Thursday, July 27, 2017

Just Because You Should, part 2

I feel like books just aren't fashionable anymore. I know it can't be true, not exactly. But I do wonder how likely it may be.

I just say books, and not reading. I think people are reading as much as ever. I hope they are reading. But books seem to be a medium not necessary anymore.

The Kindle, or Nook, or whatever app seems so much more convenient. You can have dozens or hundreds of books in your cloud and that bookshelf, well, you just don't need that heavy piece of furniture anymore.

I read Sinclair Lewis's Main Street recently. I read it on my Kindle. Yes, on my Kindle. I have entire rooms filled with books and bookshelves, and I read Main Street on my Kindle.

I've read a few dozen books on my Kindle over the last few years and I still don't know how I feel about the experience. I like that I don't have to wear my reading glasses and when I get tired, I just make the font bigger. I like that I can highlight passages with my fingertip. I like that I can look up a word easily.

What I don't like is that there is no charm in the font, the paper or the layout of any given book on the Kindle. I don't write the quotations I like in a notebook, so I don't remember them. I also don't remember the meanings of the words I look up as easily as when I look them up in a dictionary.

I loved reading Main Street.

The book, at least on the surface, was both Carol and Will Kennicot and the town of Gopher Prairie, Minnesota. And the characters and the setting would be compelling enough to commit to the book.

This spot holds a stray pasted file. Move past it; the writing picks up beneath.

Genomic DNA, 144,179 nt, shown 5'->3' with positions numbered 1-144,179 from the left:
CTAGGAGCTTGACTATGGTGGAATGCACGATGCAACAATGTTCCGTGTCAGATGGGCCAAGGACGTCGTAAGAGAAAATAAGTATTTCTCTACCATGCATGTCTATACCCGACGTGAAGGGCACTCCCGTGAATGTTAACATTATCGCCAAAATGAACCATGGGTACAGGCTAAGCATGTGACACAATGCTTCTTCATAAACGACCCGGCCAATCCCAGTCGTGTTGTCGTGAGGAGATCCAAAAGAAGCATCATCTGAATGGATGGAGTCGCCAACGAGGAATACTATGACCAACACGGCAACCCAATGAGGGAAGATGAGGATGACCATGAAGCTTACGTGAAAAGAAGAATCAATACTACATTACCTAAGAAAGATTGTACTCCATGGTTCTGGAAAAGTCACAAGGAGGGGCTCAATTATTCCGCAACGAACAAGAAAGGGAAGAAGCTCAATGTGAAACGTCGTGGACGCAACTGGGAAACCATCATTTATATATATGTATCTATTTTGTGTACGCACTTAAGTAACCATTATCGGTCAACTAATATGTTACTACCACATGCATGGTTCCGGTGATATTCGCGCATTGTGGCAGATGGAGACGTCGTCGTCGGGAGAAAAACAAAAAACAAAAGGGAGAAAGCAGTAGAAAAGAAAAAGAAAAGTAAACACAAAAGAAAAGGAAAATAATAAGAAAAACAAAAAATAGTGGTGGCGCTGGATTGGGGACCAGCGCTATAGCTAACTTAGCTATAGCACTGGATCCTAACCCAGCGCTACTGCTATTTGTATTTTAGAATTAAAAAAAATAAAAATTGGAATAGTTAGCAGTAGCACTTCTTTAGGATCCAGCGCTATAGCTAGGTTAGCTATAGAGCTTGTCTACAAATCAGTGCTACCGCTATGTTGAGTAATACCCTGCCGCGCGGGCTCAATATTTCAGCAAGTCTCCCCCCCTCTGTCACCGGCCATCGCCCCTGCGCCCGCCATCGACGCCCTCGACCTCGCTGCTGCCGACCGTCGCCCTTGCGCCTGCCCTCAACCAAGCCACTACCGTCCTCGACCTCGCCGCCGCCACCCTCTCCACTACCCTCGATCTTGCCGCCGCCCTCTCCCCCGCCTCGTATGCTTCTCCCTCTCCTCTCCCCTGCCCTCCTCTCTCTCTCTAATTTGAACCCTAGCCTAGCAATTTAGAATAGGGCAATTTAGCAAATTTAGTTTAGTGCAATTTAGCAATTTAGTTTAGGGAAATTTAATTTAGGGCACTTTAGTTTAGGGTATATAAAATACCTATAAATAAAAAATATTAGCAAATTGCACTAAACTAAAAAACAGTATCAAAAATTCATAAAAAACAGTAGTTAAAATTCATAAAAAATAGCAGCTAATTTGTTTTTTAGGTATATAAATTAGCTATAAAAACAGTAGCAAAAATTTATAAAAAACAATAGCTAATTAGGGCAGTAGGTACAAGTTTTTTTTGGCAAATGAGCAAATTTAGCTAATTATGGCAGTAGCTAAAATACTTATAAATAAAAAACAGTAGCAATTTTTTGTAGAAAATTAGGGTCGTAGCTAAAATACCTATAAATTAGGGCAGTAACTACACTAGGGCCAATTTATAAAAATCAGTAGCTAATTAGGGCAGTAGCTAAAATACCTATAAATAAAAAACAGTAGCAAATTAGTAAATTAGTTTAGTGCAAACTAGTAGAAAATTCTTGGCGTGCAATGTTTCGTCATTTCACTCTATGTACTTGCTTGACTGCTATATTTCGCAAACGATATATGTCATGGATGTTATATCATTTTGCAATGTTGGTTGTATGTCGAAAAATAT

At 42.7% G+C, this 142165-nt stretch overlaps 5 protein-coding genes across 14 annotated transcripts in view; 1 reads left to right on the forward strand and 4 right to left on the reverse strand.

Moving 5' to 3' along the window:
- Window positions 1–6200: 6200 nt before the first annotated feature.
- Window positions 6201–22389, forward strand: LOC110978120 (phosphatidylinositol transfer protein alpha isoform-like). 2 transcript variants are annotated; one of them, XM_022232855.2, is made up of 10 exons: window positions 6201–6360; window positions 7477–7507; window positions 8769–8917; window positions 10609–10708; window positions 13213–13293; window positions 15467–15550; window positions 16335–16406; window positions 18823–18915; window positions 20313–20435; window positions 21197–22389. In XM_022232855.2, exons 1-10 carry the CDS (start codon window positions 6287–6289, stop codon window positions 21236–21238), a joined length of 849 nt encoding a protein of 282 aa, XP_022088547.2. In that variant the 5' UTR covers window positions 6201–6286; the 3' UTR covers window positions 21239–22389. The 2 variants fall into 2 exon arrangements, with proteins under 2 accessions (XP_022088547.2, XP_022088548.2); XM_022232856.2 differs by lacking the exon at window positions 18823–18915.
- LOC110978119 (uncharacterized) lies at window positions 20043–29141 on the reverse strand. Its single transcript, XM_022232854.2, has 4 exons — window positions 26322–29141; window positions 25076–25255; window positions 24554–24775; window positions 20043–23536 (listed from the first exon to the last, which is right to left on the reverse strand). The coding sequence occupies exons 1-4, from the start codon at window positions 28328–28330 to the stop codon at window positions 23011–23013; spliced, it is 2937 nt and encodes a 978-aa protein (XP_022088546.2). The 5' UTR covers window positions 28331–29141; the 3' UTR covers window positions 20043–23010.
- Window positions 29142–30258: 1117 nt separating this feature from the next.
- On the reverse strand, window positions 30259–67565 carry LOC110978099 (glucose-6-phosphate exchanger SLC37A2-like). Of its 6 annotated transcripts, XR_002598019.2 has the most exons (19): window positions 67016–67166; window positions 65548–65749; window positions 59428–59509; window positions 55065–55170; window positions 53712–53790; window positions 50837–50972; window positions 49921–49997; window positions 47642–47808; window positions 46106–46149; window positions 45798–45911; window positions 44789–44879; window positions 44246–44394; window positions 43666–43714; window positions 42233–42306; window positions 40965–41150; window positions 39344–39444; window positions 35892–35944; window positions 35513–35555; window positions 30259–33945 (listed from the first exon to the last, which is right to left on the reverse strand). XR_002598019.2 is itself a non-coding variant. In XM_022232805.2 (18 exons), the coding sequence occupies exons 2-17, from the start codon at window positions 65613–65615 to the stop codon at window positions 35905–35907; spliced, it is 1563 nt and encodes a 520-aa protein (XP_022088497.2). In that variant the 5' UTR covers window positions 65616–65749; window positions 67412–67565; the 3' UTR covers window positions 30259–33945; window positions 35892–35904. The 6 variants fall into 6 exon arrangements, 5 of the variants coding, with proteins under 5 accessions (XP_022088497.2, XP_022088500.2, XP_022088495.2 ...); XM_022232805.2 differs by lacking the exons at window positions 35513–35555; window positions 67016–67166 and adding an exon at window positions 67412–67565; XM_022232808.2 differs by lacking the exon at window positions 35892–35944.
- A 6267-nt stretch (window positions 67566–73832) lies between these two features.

But, Sinclair Lewis gives so much more. The setting of the prairie, the descriptions of the Swedes and the abuses given to immigrants or someone un-American resonated with me. The book used details that made the story and the consciousness of the writer pertinent even to this day. He uses suffragettes, labor union organizers and Germans (WWI happened during this story) and we could substitute Mexicans, Muslims, and any other mainstream boogie man of today and the story still makes sense.

What the story really did, for me at least, was it served to excite my mind, my imagination. Good reads tend to do this to me. What happens to me at the end of a good read is that I look at all the books on my shelves that I am yet to read and I'm grateful and excited. I'm excited for the possibilities in these yet unread books. I'm grateful I can read and moreover, grateful that I do read.

Books like Main Street just make reading more books like Main Street a habit or an addiction. You just have to keep reading.

Incidentally, we have a Main Street in my town. I'm critical of my Main Street. I'm critical of my town and especially my state and my country. I found Carol Kennicot refreshing. It is refreshing to read a character so like me in some ways and refreshing even more to meet her in a 100 year old book. The more things change, the more they stay the same.

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